Absolute enumeration: #142
Moses: 1-6-5 (= Genesis 6:5)
Rigveda: 1-14-8, 1-9-4, 1-3-11, 1-35-6, 1-32-11

Genesis 6:5 is quite interesting: It contains 15 words (when strokes are removed) and the word 15 * 5/7 = 10,71 = word #11 is LiBU = nms 3psm of LBB = the heart, life = thought, will = INTENTION. My translation of Gen.6-5 is this:

Fearing God, the brand of being many
breaking in pieces from the red land
that which is place (form),
breaking in pieces by the intention
that which is time

which is quite relevant to the historic discontinuity of the dictionaries and the movement of the alphabetic letters. It is the word 'intention' which corresponds to the grammatical error of line 5 out of 7 in DDS 107c.

Next I look up the words from Rigveda - each word found by computing 5/7 through the verse:

1-14-8 = jihva(ya) = the tongue
1-9-4 = ahasata = a day (black and white days), on a specific day
1-3-11 = yajnam --> yajna = worship, devotion, prayer, praise, act of offering/sacrifice, fire
1-35-6 = iha = in this place, here, in this book / system, at this time
1-32-11 = vritram = VRIT = to turn around, revolve, roll, proceed +RAM = to halt? (hence 'vritram' = 'roll after'?) Boethlingk: eine bestimmte Pflanze/Metrum; Stiel eines Blattes / einer Blühe/Frucht/Schal; Brustwarze; ein best. kriechendes Tier (Raupe), die Eierpflanze

One notices the 'Raupe' and the 'wormy' insect of the chinese radical.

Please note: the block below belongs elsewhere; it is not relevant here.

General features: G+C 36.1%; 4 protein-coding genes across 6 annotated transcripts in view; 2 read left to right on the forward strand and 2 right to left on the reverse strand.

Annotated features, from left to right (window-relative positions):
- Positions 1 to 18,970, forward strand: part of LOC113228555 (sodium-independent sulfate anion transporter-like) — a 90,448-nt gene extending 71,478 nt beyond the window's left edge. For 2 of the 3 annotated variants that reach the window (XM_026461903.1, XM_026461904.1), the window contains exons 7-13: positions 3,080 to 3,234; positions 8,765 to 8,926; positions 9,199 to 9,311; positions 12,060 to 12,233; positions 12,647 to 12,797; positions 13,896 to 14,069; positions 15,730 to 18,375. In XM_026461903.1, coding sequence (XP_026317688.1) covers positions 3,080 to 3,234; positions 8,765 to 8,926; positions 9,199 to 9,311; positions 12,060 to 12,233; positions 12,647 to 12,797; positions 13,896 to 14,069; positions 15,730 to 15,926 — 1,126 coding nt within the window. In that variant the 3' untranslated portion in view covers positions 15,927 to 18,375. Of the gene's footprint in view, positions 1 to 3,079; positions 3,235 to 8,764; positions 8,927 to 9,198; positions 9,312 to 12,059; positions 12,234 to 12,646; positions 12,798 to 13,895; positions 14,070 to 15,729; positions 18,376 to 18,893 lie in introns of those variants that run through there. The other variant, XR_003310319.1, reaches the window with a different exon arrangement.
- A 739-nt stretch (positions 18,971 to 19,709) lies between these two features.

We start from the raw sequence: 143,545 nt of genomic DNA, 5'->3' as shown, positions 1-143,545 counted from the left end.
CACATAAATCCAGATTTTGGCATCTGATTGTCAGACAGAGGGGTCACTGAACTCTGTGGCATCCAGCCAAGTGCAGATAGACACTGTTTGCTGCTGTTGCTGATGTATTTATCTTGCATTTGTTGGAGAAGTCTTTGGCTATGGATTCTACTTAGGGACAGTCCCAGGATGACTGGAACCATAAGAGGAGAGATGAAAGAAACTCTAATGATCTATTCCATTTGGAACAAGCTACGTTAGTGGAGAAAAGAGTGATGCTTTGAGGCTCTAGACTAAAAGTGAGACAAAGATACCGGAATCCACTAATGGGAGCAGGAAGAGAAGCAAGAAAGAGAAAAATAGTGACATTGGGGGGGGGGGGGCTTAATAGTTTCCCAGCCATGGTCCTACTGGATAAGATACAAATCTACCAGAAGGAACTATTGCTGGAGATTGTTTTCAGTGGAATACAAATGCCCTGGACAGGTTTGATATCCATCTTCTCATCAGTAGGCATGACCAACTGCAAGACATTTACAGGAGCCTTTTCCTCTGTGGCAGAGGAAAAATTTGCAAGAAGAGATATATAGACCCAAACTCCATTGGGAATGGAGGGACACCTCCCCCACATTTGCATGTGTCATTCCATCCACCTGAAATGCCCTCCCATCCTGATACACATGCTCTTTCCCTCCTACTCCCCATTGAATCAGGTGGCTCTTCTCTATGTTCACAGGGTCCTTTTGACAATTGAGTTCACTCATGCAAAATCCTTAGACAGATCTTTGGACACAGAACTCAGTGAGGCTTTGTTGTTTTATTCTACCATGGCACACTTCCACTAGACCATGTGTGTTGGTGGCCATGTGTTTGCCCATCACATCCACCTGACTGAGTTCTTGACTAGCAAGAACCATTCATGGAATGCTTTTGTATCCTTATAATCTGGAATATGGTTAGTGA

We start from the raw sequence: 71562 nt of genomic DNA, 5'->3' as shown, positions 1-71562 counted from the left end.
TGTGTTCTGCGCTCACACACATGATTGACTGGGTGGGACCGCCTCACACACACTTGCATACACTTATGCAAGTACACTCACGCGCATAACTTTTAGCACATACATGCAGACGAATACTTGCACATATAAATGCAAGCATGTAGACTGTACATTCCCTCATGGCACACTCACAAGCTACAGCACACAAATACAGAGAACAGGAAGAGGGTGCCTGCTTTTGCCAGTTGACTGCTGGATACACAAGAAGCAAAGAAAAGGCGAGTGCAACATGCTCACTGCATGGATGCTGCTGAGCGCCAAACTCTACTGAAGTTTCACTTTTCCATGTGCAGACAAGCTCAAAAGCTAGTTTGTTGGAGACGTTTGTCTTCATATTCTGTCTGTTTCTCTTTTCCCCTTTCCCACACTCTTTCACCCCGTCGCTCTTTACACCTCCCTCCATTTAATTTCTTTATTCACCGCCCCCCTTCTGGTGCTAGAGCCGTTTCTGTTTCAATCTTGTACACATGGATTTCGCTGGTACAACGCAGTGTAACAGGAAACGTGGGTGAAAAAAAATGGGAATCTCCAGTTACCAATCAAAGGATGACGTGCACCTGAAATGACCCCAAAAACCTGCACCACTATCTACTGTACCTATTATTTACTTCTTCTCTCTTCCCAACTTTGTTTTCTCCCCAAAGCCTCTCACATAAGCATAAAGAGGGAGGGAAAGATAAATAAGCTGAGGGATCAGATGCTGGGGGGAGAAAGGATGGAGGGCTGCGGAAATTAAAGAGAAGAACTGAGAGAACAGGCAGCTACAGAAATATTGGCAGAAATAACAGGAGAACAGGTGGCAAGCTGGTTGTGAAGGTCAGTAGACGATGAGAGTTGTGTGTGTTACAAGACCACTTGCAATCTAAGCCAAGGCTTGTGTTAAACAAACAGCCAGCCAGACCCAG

The vedic references can in fact be seen to contain the name of the younger sister 'Tone Helene Grøver' - 'tongue whole day down G (this place)' + the revolving 'röver' - plus the idea of devotional sacrifice by fire. Boethlingk is apparently not on the same tracks - but my knowledge of the sanskrit is too limited for evaluating this. It seems to be Monier-Williams who is on these ideas. These be what they are, the intention of the hebrew fragment anyhow looks relevant to the discontinuities and the chinese radical.

Next I look up the mirror poem to #554 which is #1166 which includes the notion of "A SUDDEN SHIFT FROM LIGHT TO DARK OR VICE VERSA". The sudden shift from light to dark has a correlate in the sanskrit 'ahasata'. Could be my younger sister had been brought up with looks out the window on certain weekdays and dates? The poem includes "On the fourteenth of Friday: / - Did your mère look out your bedroom?"